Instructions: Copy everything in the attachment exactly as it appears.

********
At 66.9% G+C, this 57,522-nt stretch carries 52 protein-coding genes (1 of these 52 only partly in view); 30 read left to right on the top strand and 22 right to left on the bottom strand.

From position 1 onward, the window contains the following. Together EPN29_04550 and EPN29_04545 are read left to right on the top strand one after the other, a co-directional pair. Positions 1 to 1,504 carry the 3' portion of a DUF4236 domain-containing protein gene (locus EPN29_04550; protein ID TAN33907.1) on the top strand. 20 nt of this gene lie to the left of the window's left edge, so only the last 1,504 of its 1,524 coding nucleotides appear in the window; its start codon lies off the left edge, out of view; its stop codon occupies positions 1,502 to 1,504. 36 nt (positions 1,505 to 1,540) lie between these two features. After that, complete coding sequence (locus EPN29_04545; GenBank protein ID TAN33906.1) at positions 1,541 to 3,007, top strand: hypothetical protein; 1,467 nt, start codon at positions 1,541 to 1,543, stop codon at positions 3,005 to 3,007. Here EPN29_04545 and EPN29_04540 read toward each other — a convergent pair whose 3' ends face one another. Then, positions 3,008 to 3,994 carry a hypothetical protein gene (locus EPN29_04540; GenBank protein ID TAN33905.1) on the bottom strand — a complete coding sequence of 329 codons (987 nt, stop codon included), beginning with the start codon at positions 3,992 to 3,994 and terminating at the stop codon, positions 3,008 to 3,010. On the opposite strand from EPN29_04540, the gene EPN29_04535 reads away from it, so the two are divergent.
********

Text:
At 66.9% G+C, this 57,522-nt stretch carries 52 protein-coding genes (1 of these 52 only partly in view); 30 read left to right on the top strand and 22 right to left on the bottom strand.

From position 1 onward, the window contains the following. Together EPN29_04550 and EPN29_04545 are read left to right on the top strand one after the other, a co-directional pair. Positions 1 to 1,504 carry the 3' portion of a DUF4236 domain-containing protein gene (locus EPN29_04550; protein ID TAN33907.1) on the top strand. 20 nt of this gene lie to the left of the window's left edge, so only the last 1,504 of its 1,524 coding nucleotides appear in the window; its start codon lies off the left edge, out of view; its stop codon occupies positions 1,502 to 1,504. 36 nt (positions 1,505 to 1,540) lie between these two features. After that, complete coding sequence (locus EPN29_04545; GenBank protein ID TAN33906.1) at positions 1,541 to 3,007, top strand: hypothetical protein; 1,467 nt, start codon at positions 1,541 to 1,543, stop codon at positions 3,005 to 3,007. Here EPN29_04545 and EPN29_04540 read toward each other — a convergent pair whose 3' ends face one another. Then, positions 3,008 to 3,994 carry a hypothetical protein gene (locus EPN29_04540; GenBank protein ID TAN33905.1) on the bottom strand — a complete coding sequence of 329 codons (987 nt, stop codon included), beginning with the start codon at positions 3,992 to 3,994 and terminating at the stop codon, positions 3,008 to 3,010. On the opposite strand from EPN29_04540, the gene EPN29_04535 reads away from it, so the two are divergent.